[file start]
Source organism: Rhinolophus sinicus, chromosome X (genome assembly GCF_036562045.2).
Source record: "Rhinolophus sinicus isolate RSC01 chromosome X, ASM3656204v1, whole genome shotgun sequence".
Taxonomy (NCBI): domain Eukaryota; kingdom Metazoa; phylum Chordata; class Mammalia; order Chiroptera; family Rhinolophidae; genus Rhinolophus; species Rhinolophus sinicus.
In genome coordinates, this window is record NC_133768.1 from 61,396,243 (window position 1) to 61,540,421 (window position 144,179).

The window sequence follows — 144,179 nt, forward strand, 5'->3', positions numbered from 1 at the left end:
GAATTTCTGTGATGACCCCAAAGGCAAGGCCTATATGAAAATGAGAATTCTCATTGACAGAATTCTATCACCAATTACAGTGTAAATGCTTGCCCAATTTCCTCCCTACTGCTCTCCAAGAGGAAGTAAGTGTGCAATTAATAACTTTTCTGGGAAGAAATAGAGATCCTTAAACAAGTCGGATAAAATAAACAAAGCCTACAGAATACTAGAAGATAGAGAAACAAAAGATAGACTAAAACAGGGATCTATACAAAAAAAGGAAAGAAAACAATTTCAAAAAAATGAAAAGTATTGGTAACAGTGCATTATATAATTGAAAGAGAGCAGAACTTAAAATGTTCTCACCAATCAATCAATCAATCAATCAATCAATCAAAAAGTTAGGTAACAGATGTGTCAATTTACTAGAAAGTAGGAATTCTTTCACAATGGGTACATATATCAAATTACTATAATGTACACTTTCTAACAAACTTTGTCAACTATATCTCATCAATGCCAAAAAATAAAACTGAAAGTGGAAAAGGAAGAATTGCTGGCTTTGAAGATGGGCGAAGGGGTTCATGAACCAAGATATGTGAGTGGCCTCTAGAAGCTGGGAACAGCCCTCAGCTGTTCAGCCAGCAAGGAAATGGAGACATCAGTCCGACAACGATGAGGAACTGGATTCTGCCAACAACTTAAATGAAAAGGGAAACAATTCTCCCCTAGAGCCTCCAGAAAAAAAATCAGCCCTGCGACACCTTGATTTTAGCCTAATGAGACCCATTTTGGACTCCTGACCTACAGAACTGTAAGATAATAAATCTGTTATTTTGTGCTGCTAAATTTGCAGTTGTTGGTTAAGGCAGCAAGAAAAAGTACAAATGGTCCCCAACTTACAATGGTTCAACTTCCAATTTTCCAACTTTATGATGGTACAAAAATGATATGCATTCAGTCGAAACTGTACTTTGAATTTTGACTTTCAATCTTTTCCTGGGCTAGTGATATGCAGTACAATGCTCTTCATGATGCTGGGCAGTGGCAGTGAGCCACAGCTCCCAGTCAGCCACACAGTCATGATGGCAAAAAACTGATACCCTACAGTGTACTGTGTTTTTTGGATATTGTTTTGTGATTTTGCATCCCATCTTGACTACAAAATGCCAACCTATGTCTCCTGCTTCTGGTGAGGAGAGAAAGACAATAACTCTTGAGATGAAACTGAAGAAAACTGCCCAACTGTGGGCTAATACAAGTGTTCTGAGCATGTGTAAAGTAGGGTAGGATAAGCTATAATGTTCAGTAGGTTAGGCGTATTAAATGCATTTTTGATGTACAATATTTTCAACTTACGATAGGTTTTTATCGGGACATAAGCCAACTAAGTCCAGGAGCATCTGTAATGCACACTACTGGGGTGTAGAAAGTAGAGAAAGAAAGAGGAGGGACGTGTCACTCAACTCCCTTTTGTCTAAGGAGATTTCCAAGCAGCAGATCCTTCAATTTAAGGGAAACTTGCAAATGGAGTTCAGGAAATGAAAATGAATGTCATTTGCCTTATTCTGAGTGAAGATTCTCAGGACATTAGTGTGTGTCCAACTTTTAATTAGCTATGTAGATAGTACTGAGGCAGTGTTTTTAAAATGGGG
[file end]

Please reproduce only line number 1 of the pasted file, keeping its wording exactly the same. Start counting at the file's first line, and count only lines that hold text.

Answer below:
Source organism: Rhinolophus sinicus, chromosome X (genome assembly GCF_036562045.2).